Under such circumstances, few countries have allowed mere market laws to operate freely. Whether visible or discreet, the hand of the State has been present in many cases, depending on different purposes and taking various forms. Hence national companies developed, if only in order to deal with the Majors and their greatly feared power. One finds examples of national companies both in Western Europe and in certain developing countries that have substantial resources on their soil. Those companies did not all experience the same destiny, but they have sometimes influenced the rules of the oil game.
The colloquium held in Paris in 2003 («National oil companies: history, characteristics, comparisons from the inter-war period to the end of the 20
You will read contributions here from various horizons making it possible to illuminate the present and the near future, since oil industry issues continue to challenge the world.
A Comparative History of National Oil Companies.Introduction 9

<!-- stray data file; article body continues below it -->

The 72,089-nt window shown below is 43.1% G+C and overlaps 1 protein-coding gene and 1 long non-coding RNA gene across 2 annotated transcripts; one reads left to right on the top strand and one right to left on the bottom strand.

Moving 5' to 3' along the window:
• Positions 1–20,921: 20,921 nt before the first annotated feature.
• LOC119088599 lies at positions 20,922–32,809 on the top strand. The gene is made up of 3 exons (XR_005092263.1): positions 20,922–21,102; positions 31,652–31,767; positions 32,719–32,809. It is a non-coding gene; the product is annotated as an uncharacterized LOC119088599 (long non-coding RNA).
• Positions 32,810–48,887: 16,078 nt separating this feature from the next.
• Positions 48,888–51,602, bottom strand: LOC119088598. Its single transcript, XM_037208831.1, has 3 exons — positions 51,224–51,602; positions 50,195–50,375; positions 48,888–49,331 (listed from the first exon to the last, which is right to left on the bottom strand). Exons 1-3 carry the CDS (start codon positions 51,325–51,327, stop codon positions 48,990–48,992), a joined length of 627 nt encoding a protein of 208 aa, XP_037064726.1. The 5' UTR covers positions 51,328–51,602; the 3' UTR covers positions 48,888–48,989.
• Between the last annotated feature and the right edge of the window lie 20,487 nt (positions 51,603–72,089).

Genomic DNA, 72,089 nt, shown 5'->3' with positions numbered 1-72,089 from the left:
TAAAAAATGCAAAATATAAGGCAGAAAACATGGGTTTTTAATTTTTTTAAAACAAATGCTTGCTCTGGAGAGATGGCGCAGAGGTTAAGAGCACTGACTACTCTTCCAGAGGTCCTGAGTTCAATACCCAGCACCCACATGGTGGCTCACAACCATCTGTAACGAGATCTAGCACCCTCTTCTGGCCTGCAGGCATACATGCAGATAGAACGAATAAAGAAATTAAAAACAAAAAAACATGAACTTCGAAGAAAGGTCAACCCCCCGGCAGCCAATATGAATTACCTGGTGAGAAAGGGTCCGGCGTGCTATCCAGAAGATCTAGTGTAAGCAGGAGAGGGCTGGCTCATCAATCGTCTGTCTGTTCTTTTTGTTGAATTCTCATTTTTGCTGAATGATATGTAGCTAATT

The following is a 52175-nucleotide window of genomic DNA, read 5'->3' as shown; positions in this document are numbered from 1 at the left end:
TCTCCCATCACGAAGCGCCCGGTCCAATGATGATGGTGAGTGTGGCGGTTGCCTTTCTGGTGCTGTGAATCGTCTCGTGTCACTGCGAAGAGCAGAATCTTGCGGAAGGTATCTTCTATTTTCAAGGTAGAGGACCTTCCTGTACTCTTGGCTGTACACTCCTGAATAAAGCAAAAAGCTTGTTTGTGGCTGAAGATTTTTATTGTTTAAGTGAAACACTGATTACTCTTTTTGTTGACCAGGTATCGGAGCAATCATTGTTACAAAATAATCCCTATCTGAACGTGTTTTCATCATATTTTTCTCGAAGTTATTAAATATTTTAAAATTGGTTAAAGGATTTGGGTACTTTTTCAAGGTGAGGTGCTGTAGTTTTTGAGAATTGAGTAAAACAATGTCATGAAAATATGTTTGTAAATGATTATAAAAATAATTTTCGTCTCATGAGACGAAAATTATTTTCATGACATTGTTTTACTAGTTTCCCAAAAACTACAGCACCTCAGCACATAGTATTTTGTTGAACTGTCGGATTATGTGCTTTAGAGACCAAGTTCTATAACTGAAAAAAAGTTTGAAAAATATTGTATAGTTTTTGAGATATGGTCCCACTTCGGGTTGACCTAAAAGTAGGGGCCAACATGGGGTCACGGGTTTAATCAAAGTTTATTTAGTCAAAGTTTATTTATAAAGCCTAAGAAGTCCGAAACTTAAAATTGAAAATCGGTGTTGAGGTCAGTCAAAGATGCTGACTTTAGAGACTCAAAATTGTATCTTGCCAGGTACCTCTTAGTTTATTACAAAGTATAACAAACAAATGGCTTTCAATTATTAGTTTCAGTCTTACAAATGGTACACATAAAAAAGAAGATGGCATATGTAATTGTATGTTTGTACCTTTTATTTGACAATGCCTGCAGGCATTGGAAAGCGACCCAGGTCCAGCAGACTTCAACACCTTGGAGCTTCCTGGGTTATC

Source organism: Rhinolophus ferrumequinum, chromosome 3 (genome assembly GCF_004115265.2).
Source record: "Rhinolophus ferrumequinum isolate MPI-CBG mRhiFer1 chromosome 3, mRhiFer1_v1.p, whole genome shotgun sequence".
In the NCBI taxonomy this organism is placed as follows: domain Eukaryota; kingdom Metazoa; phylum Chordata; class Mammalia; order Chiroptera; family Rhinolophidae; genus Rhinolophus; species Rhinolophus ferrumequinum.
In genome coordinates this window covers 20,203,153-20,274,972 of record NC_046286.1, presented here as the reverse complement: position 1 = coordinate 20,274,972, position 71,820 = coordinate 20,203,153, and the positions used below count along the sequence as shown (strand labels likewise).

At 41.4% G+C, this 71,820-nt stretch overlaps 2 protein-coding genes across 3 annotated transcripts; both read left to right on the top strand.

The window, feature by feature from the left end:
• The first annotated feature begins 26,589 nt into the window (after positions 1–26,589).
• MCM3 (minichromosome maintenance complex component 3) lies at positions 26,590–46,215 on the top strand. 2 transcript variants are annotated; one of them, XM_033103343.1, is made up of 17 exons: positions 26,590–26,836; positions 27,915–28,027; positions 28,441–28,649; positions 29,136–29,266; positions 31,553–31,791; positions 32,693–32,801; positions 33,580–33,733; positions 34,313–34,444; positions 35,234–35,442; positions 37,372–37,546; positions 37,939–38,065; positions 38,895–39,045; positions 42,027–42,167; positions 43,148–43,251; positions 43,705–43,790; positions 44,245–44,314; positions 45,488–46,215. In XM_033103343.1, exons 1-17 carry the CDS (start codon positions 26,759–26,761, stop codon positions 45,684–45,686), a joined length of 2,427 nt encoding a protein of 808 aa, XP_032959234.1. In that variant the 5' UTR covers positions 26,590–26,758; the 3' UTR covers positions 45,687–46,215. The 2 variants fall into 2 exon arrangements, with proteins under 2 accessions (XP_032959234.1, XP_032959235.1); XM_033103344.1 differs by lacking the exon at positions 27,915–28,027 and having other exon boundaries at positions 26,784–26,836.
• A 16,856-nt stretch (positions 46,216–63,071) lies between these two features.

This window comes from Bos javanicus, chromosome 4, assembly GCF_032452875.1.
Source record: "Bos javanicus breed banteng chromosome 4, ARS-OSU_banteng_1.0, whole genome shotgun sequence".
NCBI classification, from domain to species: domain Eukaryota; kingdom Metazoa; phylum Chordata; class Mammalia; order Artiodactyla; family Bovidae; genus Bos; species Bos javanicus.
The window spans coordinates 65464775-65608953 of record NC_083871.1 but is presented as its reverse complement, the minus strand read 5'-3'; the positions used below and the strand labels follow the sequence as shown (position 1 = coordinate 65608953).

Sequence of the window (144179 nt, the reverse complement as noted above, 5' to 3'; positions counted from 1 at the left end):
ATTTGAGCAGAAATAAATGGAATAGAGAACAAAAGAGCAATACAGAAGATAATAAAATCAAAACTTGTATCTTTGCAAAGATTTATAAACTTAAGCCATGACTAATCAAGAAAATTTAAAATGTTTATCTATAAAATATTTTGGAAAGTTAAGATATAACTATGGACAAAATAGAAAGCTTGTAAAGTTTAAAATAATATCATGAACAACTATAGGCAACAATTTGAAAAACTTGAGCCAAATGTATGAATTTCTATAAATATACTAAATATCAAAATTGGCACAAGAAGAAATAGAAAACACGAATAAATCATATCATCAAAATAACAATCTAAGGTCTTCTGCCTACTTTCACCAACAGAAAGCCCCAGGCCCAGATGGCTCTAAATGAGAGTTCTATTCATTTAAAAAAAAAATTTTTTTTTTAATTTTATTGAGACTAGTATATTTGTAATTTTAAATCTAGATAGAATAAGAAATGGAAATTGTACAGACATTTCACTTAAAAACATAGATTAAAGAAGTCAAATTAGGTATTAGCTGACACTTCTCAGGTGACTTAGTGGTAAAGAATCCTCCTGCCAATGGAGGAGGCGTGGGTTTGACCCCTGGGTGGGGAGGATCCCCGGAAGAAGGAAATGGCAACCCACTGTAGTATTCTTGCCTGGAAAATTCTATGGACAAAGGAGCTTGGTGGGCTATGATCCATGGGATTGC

9 A Comparative History of National Oil Companies Introduction Alain BELTRAN Research Director at the CNRS The history of hydrocarbons does not relate only to economic ques- tions or to the technical domain. It is largely a political matter, or to be more exact a geopolitical matter, insofar as no other energy or raw material raises – to that extent – strategic questions concerning commer- cial relationships, economic independence and the volume of financial flows. Rather than giving a free hand to the market alone, or to the international companies (the Majors, stigmatized as the “Seven Sis- ters”), a certain number of countries preferred to obtain control, to a variable extent, of the oil market by setting up national (or nationalized) companies, with a major role going to the State by definition. This desire for self-assertion and to avoid experiencing an outside influence has taken numerous forms, ranging from powerful monopolies – some- times considered as “a State within the State” – to companies that, on the contrary, are obediently integrated into the mechanisms of the oil economy. Wars, oil shocks and geopolitical ups and downs have gener- ally given rise to such interventions by the “visible” hand. On the other hand, the last years of the 20th century, marked by strong mistrust of State power, brought some wide-ranging denationalizations. But that does not mean that States abandon public policy, but rather that they think that it can be exercised in ways other than through a national company. To the same extent as results...
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